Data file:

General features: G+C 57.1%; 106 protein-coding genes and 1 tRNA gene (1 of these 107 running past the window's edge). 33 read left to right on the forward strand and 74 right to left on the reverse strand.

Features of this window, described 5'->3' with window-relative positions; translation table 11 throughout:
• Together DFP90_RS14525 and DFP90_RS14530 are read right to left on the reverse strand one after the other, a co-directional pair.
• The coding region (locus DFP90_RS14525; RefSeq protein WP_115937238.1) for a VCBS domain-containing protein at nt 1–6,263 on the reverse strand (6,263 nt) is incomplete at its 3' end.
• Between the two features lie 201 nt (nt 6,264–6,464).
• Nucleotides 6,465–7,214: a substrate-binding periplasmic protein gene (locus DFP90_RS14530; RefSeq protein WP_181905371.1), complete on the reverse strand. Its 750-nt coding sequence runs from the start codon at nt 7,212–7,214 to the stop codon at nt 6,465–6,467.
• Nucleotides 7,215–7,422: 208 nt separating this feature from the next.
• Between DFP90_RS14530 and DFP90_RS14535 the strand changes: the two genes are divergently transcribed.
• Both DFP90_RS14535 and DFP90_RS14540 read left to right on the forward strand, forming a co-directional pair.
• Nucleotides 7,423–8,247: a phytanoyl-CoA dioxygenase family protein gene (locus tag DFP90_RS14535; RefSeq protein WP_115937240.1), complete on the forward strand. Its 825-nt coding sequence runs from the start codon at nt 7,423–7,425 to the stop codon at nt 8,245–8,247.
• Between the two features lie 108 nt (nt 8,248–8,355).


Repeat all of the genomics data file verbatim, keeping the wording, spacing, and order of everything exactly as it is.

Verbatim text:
General features: G+C 57.1%; 106 protein-coding genes and 1 tRNA gene (1 of these 107 running past the window's edge). 33 read left to right on the forward strand and 74 right to left on the reverse strand.

Features of this window, described 5'->3' with window-relative positions; translation table 11 throughout:
• Together DFP90_RS14525 and DFP90_RS14530 are read right to left on the reverse strand one after the other, a co-directional pair.
• The coding region (locus DFP90_RS14525; RefSeq protein WP_115937238.1) for a VCBS domain-containing protein at nt 1–6,263 on the reverse strand (6,263 nt) is incomplete at its 3' end.
• Between the two features lie 201 nt (nt 6,264–6,464).
• Nucleotides 6,465–7,214: a substrate-binding periplasmic protein gene (locus DFP90_RS14530; RefSeq protein WP_181905371.1), complete on the reverse strand. Its 750-nt coding sequence runs from the start codon at nt 7,212–7,214 to the stop codon at nt 6,465–6,467.
• Nucleotides 7,215–7,422: 208 nt separating this feature from the next.
• Between DFP90_RS14530 and DFP90_RS14535 the strand changes: the two genes are divergently transcribed.
• Both DFP90_RS14535 and DFP90_RS14540 read left to right on the forward strand, forming a co-directional pair.
• Nucleotides 7,423–8,247: a phytanoyl-CoA dioxygenase family protein gene (locus tag DFP90_RS14535; RefSeq protein WP_115937240.1), complete on the forward strand. Its 825-nt coding sequence runs from the start codon at nt 7,423–7,425 to the stop codon at nt 8,245–8,247.
• Between the two features lie 108 nt (nt 8,248–8,355).